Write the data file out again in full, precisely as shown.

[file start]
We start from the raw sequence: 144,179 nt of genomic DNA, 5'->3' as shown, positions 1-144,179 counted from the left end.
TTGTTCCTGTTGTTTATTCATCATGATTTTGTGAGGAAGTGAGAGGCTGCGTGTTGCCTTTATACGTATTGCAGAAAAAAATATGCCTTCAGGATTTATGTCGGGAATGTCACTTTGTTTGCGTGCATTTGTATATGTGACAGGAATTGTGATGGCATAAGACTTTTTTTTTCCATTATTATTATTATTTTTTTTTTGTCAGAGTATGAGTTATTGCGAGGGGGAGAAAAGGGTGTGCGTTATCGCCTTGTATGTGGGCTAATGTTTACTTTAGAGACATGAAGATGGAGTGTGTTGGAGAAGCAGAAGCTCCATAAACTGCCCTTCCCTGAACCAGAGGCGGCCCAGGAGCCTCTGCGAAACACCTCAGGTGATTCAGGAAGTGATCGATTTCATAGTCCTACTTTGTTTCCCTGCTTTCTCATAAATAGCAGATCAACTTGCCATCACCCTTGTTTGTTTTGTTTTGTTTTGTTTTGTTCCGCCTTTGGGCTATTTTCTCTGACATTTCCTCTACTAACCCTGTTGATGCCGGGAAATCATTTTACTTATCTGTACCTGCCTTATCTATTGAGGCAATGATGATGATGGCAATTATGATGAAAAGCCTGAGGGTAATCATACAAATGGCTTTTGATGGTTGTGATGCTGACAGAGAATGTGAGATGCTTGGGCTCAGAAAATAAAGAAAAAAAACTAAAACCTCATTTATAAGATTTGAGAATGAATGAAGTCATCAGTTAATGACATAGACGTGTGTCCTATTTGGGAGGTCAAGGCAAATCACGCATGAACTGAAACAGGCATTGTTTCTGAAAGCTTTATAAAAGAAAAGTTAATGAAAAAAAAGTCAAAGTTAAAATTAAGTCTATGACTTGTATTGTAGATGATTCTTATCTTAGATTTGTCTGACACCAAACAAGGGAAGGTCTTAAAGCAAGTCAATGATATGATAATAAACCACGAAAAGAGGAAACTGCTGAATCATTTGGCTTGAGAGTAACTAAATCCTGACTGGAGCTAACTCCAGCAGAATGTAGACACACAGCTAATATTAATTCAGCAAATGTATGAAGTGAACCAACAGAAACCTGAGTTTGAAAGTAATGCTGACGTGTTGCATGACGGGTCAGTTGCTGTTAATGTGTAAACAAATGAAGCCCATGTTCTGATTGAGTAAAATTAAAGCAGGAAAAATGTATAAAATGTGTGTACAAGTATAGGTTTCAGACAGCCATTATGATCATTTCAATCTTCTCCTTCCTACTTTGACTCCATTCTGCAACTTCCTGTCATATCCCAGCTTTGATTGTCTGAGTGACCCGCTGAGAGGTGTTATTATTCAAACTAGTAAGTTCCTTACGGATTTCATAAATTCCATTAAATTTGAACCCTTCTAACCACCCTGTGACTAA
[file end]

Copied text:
We start from the raw sequence: 144,179 nt of genomic DNA, 5'->3' as shown, positions 1-144,179 counted from the left end.
TTGTTCCTGTTGTTTATTCATCATGATTTTGTGAGGAAGTGAGAGGCTGCGTGTTGCCTTTATACGTATTGCAGAAAAAAATATGCCTTCAGGATTTATGTCGGGAATGTCACTTTGTTTGCGTGCATTTGTATATGTGACAGGAATTGTGATGGCATAAGACTTTTTTTTTCCATTATTATTATTATTTTTTTTTTGTCAGAGTATGAGTTATTGCGAGGGGGAGAAAAGGGTGTGCGTTATCGCCTTGTATGTGGGCTAATGTTTACTTTAGAGACATGAAGATGGAGTGTGTTGGAGAAGCAGAAGCTCCATAAACTGCCCTTCCCTGAACCAGAGGCGGCCCAGGAGCCTCTGCGAAACACCTCAGGTGATTCAGGAAGTGATCGATTTCATAGTCCTACTTTGTTTCCCTGCTTTCTCATAAATAGCAGATCAACTTGCCATCACCCTTGTTTGTTTTGTTTTGTTTTGTTTTGTTCCGCCTTTGGGCTATTTTCTCTGACATTTCCTCTACTAACCCTGTTGATGCCGGGAAATCATTTTACTTATCTGTACCTGCCTTATCTATTGAGGCAATGATGATGATGGCAATTATGATGAAAAGCCTGAGGGTAATCATACAAATGGCTTTTGATGGTTGTGATGCTGACAGAGAATGTGAGATGCTTGGGCTCAGAAAATAAAGAAAAAAAACTAAAACCTCATTTATAAGATTTGAGAATGAATGAAGTCATCAGTTAATGACATAGACGTGTGTCCTATTTGGGAGGTCAAGGCAAATCACGCATGAACTGAAACAGGCATTGTTTCTGAAAGCTTTATAAAAGAAAAGTTAATGAAAAAAAAGTCAAAGTTAAAATTAAGTCTATGACTTGTATTGTAGATGATTCTTATCTTAGATTTGTCTGACACCAAACAAGGGAAGGTCTTAAAGCAAGTCAATGATATGATAATAAACCACGAAAAGAGGAAACTGCTGAATCATTTGGCTTGAGAGTAACTAAATCCTGACTGGAGCTAACTCCAGCAGAATGTAGACACACAGCTAATATTAATTCAGCAAATGTATGAAGTGAACCAACAGAAACCTGAGTTTGAAAGTAATGCTGACGTGTTGCATGACGGGTCAGTTGCTGTTAATGTGTAAACAAATGAAGCCCATGTTCTGATTGAGTAAAATTAAAGCAGGAAAAATGTATAAAATGTGTGTACAAGTATAGGTTTCAGACAGCCATTATGATCATTTCAATCTTCTCCTTCCTACTTTGACTCCATTCTGCAACTTCCTGTCATATCCCAGCTTTGATTGTCTGAGTGACCCGCTGAGAGGTGTTATTATTCAAACTAGTAAGTTCCTTACGGATTTCATAAATTCCATTAAATTTGAACCCTTCTAACCACCCTGTGACTAA